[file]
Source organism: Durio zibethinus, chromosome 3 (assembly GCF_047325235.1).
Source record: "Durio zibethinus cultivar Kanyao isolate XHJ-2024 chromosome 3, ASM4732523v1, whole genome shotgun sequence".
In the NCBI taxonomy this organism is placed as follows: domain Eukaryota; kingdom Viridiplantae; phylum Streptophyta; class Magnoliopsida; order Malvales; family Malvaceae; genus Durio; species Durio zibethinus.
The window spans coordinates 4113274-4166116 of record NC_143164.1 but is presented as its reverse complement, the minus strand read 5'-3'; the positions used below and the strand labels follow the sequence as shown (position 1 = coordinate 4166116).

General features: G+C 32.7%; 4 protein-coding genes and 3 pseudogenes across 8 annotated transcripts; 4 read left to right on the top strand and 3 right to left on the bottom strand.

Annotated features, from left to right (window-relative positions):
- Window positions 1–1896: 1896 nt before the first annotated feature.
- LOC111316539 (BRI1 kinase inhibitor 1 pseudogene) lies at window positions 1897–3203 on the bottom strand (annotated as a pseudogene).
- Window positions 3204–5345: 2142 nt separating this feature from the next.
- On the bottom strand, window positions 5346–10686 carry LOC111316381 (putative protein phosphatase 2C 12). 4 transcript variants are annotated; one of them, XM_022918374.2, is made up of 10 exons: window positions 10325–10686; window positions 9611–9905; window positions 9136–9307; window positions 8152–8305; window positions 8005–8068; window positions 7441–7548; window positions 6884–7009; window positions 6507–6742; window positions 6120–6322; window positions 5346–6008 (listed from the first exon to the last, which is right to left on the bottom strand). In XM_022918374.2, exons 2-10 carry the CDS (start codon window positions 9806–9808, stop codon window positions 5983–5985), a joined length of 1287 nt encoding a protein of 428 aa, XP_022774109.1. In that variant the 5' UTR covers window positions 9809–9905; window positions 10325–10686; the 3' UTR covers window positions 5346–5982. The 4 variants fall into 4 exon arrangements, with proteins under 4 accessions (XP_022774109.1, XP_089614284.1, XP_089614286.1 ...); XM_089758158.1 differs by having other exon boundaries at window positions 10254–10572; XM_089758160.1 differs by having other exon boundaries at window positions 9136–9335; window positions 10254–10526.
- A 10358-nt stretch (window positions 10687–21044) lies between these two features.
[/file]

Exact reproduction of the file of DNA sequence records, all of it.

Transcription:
Source organism: Durio zibethinus, chromosome 3 (assembly GCF_047325235.1).
Source record: "Durio zibethinus cultivar Kanyao isolate XHJ-2024 chromosome 3, ASM4732523v1, whole genome shotgun sequence".
In the NCBI taxonomy this organism is placed as follows: domain Eukaryota; kingdom Viridiplantae; phylum Streptophyta; class Magnoliopsida; order Malvales; family Malvaceae; genus Durio; species Durio zibethinus.
The window spans coordinates 4113274-4166116 of record NC_143164.1 but is presented as its reverse complement, the minus strand read 5'-3'; the positions used below and the strand labels follow the sequence as shown (position 1 = coordinate 4166116).

General features: G+C 32.7%; 4 protein-coding genes and 3 pseudogenes across 8 annotated transcripts; 4 read left to right on the top strand and 3 right to left on the bottom strand.

Annotated features, from left to right (window-relative positions):
- Window positions 1–1896: 1896 nt before the first annotated feature.
- LOC111316539 (BRI1 kinase inhibitor 1 pseudogene) lies at window positions 1897–3203 on the bottom strand (annotated as a pseudogene).
- Window positions 3204–5345: 2142 nt separating this feature from the next.
- On the bottom strand, window positions 5346–10686 carry LOC111316381 (putative protein phosphatase 2C 12). 4 transcript variants are annotated; one of them, XM_022918374.2, is made up of 10 exons: window positions 10325–10686; window positions 9611–9905; window positions 9136–9307; window positions 8152–8305; window positions 8005–8068; window positions 7441–7548; window positions 6884–7009; window positions 6507–6742; window positions 6120–6322; window positions 5346–6008 (listed from the first exon to the last, which is right to left on the bottom strand). In XM_022918374.2, exons 2-10 carry the CDS (start codon window positions 9806–9808, stop codon window positions 5983–5985), a joined length of 1287 nt encoding a protein of 428 aa, XP_022774109.1. In that variant the 5' UTR covers window positions 9809–9905; window positions 10325–10686; the 3' UTR covers window positions 5346–5982. The 4 variants fall into 4 exon arrangements, with proteins under 4 accessions (XP_022774109.1, XP_089614284.1, XP_089614286.1 ...); XM_089758158.1 differs by having other exon boundaries at window positions 10254–10572; XM_089758160.1 differs by having other exon boundaries at window positions 9136–9335; window positions 10254–10526.
- A 10358-nt stretch (window positions 10687–21044) lies between these two features.